iterator adaptors that iterate through the data structure in the oppo-
  site direction.  They have the same signatures  as  the  corresponding
  iterators.   The  fundamental  relation between a reverse iterator and
  its  corresponding  iterator  i  is  established  by   the   identity:
  &*(reverse_iterator(i)) == &*(i - 1).

2 This  mapping  is  dictated  by  the fact that while there is always a
  pointer past the end of an array, there might not be a  valid  pointer
  before the beginning of an array.

  24.4.1.1  Template class reverse_iterator       [lib.reverse.iterator]
  namespace std {
    template <class Iterator>
    class reverse_iterator :
              public iterator<iterator_traits<Iterator>::iterator_category,
                              iterator_traits<Iterator>::value_type,
                              iterator_traits<Iterator>::difference_type,
                              iterator_traits<Iterator>::pointer,
                              iterator_traits<Iterator>::reference> {
    protected:
      Iterator current;
    public:
      typedef Iterator iterator_type;
      reverse_iterator();
      explicit reverse_iterator(Iterator x);
      Iterator base() const;        // explicit
      Reference operator*() const;
      Pointer   operator->() const;
      reverse_iterator& operator++();
      reverse_iterator  operator++(int);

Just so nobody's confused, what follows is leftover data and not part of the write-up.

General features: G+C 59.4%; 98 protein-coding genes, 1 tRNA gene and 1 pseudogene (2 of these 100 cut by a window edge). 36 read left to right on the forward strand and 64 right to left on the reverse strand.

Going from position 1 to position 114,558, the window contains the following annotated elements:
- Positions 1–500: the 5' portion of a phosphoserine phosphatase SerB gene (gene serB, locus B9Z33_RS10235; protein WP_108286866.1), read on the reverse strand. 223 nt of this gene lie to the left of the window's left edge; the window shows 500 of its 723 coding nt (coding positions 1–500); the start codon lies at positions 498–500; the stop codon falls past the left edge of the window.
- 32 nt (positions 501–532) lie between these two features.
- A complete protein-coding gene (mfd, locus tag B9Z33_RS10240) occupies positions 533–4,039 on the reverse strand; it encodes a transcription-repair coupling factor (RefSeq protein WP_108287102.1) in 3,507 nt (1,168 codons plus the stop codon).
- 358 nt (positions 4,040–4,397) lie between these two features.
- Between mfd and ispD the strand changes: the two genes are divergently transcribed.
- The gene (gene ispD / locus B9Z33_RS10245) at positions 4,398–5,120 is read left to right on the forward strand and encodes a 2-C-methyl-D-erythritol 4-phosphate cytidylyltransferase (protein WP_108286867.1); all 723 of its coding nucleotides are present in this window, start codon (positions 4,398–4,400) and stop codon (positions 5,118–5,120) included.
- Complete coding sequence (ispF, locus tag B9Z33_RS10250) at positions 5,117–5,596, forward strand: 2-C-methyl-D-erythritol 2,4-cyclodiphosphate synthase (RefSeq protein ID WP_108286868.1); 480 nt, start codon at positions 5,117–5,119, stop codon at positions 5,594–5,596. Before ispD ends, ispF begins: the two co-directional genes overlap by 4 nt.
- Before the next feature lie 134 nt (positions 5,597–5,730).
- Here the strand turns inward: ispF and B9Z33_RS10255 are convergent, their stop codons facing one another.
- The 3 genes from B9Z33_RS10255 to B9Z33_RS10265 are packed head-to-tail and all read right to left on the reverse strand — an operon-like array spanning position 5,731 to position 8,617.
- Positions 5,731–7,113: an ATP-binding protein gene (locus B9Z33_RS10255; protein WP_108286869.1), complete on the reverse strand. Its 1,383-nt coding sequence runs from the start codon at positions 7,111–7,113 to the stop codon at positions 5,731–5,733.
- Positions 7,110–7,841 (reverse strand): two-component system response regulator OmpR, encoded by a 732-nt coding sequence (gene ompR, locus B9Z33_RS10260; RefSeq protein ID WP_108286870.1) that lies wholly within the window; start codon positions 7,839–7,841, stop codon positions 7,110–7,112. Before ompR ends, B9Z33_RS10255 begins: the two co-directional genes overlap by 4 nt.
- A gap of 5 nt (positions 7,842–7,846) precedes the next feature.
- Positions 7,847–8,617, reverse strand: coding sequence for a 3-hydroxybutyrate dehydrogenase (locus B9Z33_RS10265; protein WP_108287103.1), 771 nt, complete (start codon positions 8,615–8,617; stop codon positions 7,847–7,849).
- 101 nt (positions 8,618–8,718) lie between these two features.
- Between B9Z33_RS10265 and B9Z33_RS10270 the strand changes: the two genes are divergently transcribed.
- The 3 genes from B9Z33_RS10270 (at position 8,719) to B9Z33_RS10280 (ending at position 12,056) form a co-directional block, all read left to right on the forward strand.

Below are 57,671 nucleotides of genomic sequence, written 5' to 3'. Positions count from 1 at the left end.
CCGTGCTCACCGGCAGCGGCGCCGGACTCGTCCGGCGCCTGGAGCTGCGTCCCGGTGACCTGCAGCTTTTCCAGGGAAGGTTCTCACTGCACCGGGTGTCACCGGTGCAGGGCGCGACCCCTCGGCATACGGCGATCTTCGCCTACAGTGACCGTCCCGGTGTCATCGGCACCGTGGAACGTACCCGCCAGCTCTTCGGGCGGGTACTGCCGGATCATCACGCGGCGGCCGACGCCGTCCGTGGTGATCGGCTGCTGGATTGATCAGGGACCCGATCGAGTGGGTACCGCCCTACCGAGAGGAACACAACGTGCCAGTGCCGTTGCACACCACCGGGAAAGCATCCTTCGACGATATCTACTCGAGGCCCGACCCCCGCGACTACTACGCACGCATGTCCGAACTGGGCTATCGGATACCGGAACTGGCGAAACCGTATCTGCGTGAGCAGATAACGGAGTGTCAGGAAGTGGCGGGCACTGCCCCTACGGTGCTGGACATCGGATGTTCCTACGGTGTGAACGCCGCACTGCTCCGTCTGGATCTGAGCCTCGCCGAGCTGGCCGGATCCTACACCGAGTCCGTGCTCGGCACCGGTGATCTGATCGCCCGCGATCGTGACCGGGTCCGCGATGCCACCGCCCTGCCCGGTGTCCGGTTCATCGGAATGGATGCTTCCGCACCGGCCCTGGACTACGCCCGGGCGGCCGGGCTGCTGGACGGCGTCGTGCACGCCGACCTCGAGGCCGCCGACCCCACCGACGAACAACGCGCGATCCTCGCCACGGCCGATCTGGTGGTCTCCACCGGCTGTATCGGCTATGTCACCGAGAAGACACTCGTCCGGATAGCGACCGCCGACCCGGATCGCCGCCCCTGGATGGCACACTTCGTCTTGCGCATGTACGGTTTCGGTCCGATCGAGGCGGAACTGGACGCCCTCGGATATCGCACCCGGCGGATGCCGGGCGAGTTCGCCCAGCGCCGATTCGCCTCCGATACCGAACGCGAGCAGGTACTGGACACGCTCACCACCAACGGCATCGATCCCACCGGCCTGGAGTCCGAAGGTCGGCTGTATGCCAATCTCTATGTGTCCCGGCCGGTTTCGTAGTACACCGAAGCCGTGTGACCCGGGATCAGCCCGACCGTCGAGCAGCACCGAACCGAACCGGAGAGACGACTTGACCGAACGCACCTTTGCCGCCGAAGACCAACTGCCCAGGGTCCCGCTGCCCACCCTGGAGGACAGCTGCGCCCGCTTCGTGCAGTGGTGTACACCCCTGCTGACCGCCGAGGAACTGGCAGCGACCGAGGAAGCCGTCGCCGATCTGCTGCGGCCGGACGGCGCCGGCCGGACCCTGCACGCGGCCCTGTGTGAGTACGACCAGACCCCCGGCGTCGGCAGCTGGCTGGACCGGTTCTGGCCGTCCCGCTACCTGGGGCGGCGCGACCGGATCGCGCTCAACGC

reverse_iterator& operator--();
      reverse_iterator  operator--(int);
      reverse_iterator  operator+ (Distance n) const;
      reverse_iterator& operator+=(Distance n);
      reverse_iterator  operator- (Distance n) const;
      reverse_iterator& operator-=(Distance n);
      Reference operator[](Distance n) const;
    };
  }
      template <class Iterator>
        bool operator==(
          const reverse_iterator<Iterator>& x,
          const reverse_iterator<Iterator>& y);

      template <class Iterator>
        bool operator<(
          const reverse_iterator<Iterator>& x,
          const reverse_iterator<Iterator>& y);
      template <class Iterator>
        bool operator!=(
          const reverse_iterator<Iterator>& x,
          const reverse_iterator<Iterator>& y);
      template <class Iterator>
        bool operator>(
          const reverse_iterator<Iterator>& x,
          const reverse_iterator<Iterator>& y);
      template <class Iterator>
        bool operator>=(
          const reverse_iterator<Iterator>& x,
          const reverse_iterator<Iterator>& y);
      template <class Iterator>
        bool operator<=(
          const reverse_iterator<Iterator>& x,
          const reverse_iterator<Iterator>& y);
      template <class Iterator>
        typename reverse_iterator<Iterator>::difference_type operator-(
          const reverse_iterator<Iterator>& x,
          const reverse_iterator<Iterator>& y);
      template <class Iterator>
        reverse_iterator<Iterator> operator+(
               typename reverse_iterator<Iterator>::difference_type n,
               const reverse_iterator<Iterator>& x);

  24.4.1.2  reverse_iterator             [lib.reverse.iter.requirements]
       requirements

1 The template parameter Iterator shall meet all the requirements  of  a
  Bidirectional Iterator (_lib.bidirectional.iterators_).

2 Additionally,  Iterator shall meet the requirements of a Random Access
  Iterator (_lib.random.access.iterators_) if any of the  members  oper-
  aror+  (_lib.reverse.iter.op+_),  operator-  (_lib.reverse.iter.op-_),
  operator+=            (_lib.reverse.iter.op+=_),            operator-=
  (_lib.reverse.iter.op-=_), operator[] (_lib.reverse.iter.opindex_), or
  the global  operators  operator<  (_lib.reverse.iter.op<_),  operator>
  (_lib.reverse.iter.op>_), operator<= (_lib.reverse.iter.op<=_), opera-
  tor>= (_lib.reverse.iter.op>=_), operator- (_lib.reverse.iter.opdiff_)